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Kenneth Tollenaar ’50

Admired for his knowledgeable, level-headed, and pragmatic approach to issues, Ken poured his time and energy into his community. His public service career included 20 years as director of the University of Oregon Bureau of Governmental Research and Service, 7 years as executive director of the Association of Oregon Counties, and service as acting dean of the community service and public affairs program at the University of Oregon.

He was born in Portland to Roy and Alda Tollenaar, who moved to a farm in Newberg when Ken was in the eighth grade. After Pearl Harbor, Ken volunteered for the navy (despite being color-blind) and served in the U.S. Navy Construction Battalions. After his service he read a book called Peace or Anarchy by Cord Meyer, which discussed the need for a world federal government.

“I can’t say I did much more reading in those years, but I kind of carried that book in the back of my head,” Ken remembered. “I thought maybe there’s something beyond being a CPA.”

He began studying at Willamette University, but had overlooked an admission requirement for mandatory chapel attendance.

“I was 21 or 22 years old and figured I could come to terms with my spiritualism in a different way, so I didn’t go to chapel,” he said. “The dean of students called me in and said, ‘We can’t tolerate this. Have you ever thought about going to Reed?’”

Ken contrasted his relationship with Reed professors with the scene in the movie The Paper Chase where on the last day of school a student gets on the elevator with his professor and says, “I just want you to know how much I’ve appreciated your class, how much I admire you, and how much you’ve meant to me.”  The professor replies, “Thank you. What’s your name?”

“Nothing like that ever happened at Reed,” Ken said. “In fact, professors would take the initiative to single you out.  I’ll never forget when Prof. Charles Bagg [history 1946–74] stopped me out in front of the library and said, ‘You have a good analytical mind.’”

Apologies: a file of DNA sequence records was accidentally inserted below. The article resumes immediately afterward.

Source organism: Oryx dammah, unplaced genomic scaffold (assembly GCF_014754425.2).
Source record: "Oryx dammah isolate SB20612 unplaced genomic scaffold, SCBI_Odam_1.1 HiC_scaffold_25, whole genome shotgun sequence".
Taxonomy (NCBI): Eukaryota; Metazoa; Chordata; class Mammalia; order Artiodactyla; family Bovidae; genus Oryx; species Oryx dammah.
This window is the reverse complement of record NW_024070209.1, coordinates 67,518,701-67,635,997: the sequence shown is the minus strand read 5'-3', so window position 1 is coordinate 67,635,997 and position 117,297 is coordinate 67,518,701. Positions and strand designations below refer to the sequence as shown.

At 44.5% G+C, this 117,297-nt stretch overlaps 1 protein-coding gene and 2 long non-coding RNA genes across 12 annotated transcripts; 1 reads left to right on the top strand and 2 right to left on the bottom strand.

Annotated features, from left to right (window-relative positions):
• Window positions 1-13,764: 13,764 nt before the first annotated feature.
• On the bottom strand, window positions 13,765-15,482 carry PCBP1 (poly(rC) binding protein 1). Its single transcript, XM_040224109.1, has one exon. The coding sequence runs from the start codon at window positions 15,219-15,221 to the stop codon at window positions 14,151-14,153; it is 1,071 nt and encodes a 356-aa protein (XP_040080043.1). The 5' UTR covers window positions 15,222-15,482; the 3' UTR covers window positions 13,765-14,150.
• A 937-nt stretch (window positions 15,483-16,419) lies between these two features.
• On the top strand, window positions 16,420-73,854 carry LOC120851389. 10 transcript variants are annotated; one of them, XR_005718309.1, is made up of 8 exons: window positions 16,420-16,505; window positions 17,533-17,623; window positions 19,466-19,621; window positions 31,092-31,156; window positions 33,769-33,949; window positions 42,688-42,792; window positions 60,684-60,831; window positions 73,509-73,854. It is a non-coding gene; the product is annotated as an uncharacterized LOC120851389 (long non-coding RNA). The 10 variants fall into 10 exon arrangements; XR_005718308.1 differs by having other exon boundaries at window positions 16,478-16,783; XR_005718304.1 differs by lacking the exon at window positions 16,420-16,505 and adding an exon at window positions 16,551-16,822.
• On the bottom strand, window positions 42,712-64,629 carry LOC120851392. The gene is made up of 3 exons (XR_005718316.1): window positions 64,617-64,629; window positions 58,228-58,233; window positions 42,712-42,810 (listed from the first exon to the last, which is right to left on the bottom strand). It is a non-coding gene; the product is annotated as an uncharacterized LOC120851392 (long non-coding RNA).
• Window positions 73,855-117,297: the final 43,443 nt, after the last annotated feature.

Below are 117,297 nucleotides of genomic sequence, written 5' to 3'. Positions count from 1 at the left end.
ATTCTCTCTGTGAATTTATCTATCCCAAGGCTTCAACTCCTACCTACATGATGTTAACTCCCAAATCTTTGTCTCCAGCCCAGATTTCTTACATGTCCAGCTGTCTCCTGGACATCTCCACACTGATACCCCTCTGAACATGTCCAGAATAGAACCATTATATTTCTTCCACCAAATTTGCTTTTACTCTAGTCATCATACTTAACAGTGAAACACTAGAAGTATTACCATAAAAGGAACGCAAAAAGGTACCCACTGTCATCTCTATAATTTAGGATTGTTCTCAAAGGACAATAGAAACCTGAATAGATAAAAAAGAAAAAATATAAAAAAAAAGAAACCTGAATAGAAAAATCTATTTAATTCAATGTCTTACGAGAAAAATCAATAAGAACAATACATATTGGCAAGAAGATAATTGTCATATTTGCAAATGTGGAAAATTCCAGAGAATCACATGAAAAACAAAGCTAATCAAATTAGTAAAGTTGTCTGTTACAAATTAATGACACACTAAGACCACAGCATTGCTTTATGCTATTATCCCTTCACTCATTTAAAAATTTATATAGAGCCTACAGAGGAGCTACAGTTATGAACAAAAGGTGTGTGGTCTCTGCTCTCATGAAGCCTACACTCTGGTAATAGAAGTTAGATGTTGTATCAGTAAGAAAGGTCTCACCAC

During his junior year he became engaged to Jean Scott ’51 and found himself in need of a summer job. While he was taking his junior quals, Prof. Charles McKinley [political science 1918–60] approached him and said, “Come and see me. I’ve got a job for you.” He put Ken onto a paid summer internship with the personnel director of the City of Portland.

Ken wrote his thesis, Political Policy of the American Federation of Labor, with his adviser, Prof. Maure Goldschmidt [political science 1935–81]. He recalled that Goldschmidt nodded off while reading his thesis draft. The thesis examined the sociological history of the AFL, analyzing decision making, the lobbying program, electoral activity, and other aspects of the subject. It led to his being named to the Multnomah County Central Labor Council as a representative of the local musicians union. Ken helped put himself through college by playing jazz in clubs and with dance bands.

He credited Reed with teaching him to think critically, communicate clearly, and act responsibly. “Reed’s impact on my life was profound,” he said. “It also opened the door to intellectual and cultural opportunities it would take far more than one lifetime to pursue.”

After graduating, he worked for the Civil Service Board until beginning a master’s program in public administration at the University of Minnesota. The experience of going from Reed to graduate school was devastating.

“It took me until Christmas to realize that students were to shut up and listen to what the professor says,” he said. “Just the reverse of what it was at Reed.”

His postgraduate career began as a management assistant with the State Department in Washington, D.C., but it proved to be an unhappy year, as the department had become a target of Senator Joe McCarthy. Ken took an opportunity to return to Oregon as a research assistant for the Bureau of Municipal [later Govermental] Research and Service, assigned to the Portland office for five years. He took a break for a year and a half to serve as executive secretary for a legislative interim committee on local government. Local government became the substitute for the labor movement he had been so interested in during his years at Reed.

“It was a way for individuals to relate to something outside of their individual, narrow interests,” he said, “a way for people to feel they have some impact on their world.”

For seven years, he worked as executive director of the Association of Oregon Counties, lobbying issues of interest to counties, but he welcomed the opportunity to return to an academic environment, and stayed with the bureau (with some time-outs) for the remainder of his career. After retiring as director of the bureau in 1988, he continued to consult with the bureau and with Oregon State University, which had started up a small program of governmental research and education. Ken became active in civil affairs, serving on the Eugene Planning Commission and accepting an appointment to the city council. He received numerous awards during his career, including the Lane Council of Governments Outstanding Elected Official, and the Eugene City Club’s Turtle Award (for “sticking his neck out” in community affairs).

He and Jean later divorced, and in 1970 he married Priscilla Botkin Card, who predeceased him. His five children survive: David Tollenaar, Paul Tollenaar, Alison Kelly, Laura Tollenaar, and Megan Pierce.

Appeared in Reed magazine: March 2017

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